Old Man Logan was a fantastic story, set in a time after most of Marvel’s heroes were more or less wiped out by the villains joining forces. Still, a story that did that well for sales, you just know Marvel would milk it for all its worth, and the first such spin-off was Old Man Hawkeye, a 12 issue prequel showing a bit of what Clint Barton’s life was life prior to the original story.
As it is, I managed to get the first volume, covering the first six issues and subtitled An Eye for an Eye.
Clint Barton is out on a job when something comes up that was a bit unexpected: he misses a shot. He’s soon diagnosed with failing eyesight with months, maybe weeks left before he becomes effectively blind. Is there anything he really wants to see before that happens? As it is, there is one thing: he wants justice against his former teammates the Thunderbolts. The team of reformed villains turned on the Avengers at a crucial moment and cost Earth’s Mightiest Heroes their lives, saving Hawkeye alone because he was seen as not enough of a hero to be worth killing. As such, Clint sets out to take down the surviving Thunderbolts.
Now, on its own, that may not seem like much, but then writer Ethan Sacks does something interesting. He really builds off the Old Man Logan story but also shows a bit more of what this world is now without its superheroes. Clint’s early actions don’t go unnoticed as he finds himself being pursued separately by both Bullseye and Venom (who has a neat new trick thanks to who the host body belongs to), but the remaining Thunderbolts themselves aren’t exactly pleased with themselves (with one noteworthy exception), and Clint may be interested in putting them down in the name of justice, but he doesn’t seem to be any more pleased to do it plus the two Thunderbolts he meets in this volume actually welcome death. It’s a twist that I didn’t see coming, and I really appreciate it. Old Man Logan writer Mark Millar is many things, but subtle character work isn’t generally part of his forte. Seeing the Thunderbolts, most of them miserable and far past their prime, as well as explaining why they turned on the Avengers the way they did, makes it more than just a “good vs. evil” story, but more one full of gray where people made and make bad decisions have to live with themselves afterwards. The Thunderbolts may have had a good reason to make the decision they did, and things didn’t turn out well for them in so many ways afterwards. Plus, the book goes into a bit more detail on how some other characters Millar, for obvious story space reasons, didn’t check in on that make for some pleasant surprises.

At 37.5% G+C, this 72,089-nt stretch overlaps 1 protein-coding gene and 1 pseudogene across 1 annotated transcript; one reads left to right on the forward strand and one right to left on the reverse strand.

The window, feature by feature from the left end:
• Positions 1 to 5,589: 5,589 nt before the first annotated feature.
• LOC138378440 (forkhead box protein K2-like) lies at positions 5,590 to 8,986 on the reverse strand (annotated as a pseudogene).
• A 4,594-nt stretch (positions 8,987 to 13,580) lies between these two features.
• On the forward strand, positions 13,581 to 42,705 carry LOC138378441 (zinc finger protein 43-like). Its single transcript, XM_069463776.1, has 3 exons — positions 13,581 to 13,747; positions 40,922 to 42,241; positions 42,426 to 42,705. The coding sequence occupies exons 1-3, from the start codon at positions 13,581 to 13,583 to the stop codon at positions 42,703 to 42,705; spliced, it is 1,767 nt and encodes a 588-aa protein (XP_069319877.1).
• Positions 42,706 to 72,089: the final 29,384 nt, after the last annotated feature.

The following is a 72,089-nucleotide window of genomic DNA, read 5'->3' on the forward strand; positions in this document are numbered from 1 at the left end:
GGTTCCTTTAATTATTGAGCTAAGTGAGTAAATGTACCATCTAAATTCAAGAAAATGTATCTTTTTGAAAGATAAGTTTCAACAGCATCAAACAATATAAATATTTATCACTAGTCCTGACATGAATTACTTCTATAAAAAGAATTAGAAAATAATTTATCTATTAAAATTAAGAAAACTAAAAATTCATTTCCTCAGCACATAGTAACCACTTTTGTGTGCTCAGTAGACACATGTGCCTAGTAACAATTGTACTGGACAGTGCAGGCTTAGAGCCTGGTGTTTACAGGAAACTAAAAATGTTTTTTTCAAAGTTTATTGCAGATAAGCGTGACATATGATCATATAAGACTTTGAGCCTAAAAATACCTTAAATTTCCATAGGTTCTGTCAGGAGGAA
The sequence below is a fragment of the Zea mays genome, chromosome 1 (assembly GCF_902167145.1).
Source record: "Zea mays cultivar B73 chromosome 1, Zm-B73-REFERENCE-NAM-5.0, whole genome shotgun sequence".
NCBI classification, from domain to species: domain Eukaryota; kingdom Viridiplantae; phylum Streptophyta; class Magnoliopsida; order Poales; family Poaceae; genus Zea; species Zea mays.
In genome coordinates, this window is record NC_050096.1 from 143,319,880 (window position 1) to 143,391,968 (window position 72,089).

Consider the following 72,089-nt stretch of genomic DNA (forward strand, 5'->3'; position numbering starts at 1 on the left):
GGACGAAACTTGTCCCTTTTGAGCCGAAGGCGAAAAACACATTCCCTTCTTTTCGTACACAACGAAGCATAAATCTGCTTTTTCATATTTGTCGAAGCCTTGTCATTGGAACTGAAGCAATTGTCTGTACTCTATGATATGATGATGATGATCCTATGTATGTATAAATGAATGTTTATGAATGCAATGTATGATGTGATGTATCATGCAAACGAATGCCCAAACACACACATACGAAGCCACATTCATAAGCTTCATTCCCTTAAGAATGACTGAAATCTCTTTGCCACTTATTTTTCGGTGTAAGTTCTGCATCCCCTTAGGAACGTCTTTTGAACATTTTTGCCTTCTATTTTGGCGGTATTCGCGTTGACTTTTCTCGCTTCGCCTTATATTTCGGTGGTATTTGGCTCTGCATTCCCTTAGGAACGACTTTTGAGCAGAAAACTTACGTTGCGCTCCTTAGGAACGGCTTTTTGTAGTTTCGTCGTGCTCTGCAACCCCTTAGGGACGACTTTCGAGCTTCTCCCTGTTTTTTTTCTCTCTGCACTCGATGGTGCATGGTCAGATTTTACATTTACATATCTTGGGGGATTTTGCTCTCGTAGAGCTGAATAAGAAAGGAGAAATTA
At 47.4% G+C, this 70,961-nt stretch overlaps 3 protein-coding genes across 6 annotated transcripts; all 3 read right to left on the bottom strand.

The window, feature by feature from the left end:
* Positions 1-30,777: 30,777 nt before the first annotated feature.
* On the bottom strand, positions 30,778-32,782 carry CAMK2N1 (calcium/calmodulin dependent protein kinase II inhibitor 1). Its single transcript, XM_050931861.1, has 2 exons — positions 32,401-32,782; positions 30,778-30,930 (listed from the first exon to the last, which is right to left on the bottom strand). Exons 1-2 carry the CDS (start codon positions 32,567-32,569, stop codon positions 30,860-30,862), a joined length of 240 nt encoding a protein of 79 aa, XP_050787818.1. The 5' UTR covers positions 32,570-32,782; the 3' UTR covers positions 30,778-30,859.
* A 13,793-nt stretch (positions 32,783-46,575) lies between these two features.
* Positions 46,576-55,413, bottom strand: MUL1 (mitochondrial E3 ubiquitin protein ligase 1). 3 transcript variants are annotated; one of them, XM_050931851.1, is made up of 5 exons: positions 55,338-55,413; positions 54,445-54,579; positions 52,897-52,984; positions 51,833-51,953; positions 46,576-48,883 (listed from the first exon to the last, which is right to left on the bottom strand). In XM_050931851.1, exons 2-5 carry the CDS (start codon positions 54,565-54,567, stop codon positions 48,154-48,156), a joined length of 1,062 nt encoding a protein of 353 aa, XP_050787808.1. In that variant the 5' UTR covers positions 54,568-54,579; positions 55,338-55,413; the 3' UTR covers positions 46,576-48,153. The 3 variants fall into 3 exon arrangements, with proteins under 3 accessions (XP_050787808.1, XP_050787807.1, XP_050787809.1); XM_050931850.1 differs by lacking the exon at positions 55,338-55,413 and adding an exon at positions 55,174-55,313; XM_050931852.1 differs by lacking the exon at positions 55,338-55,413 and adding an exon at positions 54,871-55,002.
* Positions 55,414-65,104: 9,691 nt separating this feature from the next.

If anything, this story does suggest that much of what happened in Old Man Logan was more Clint Barton’s fault than anyone had let on before.
So, being a sucker for these sorts of alternate timeline stories, a good story, and good art means I actually dug this more than I thought I would. It didn’t come across as a mediocre cash grab and actually had a story of its own to tell. I will have to read the back half at some point. 8.5 out of 10 ignored calls.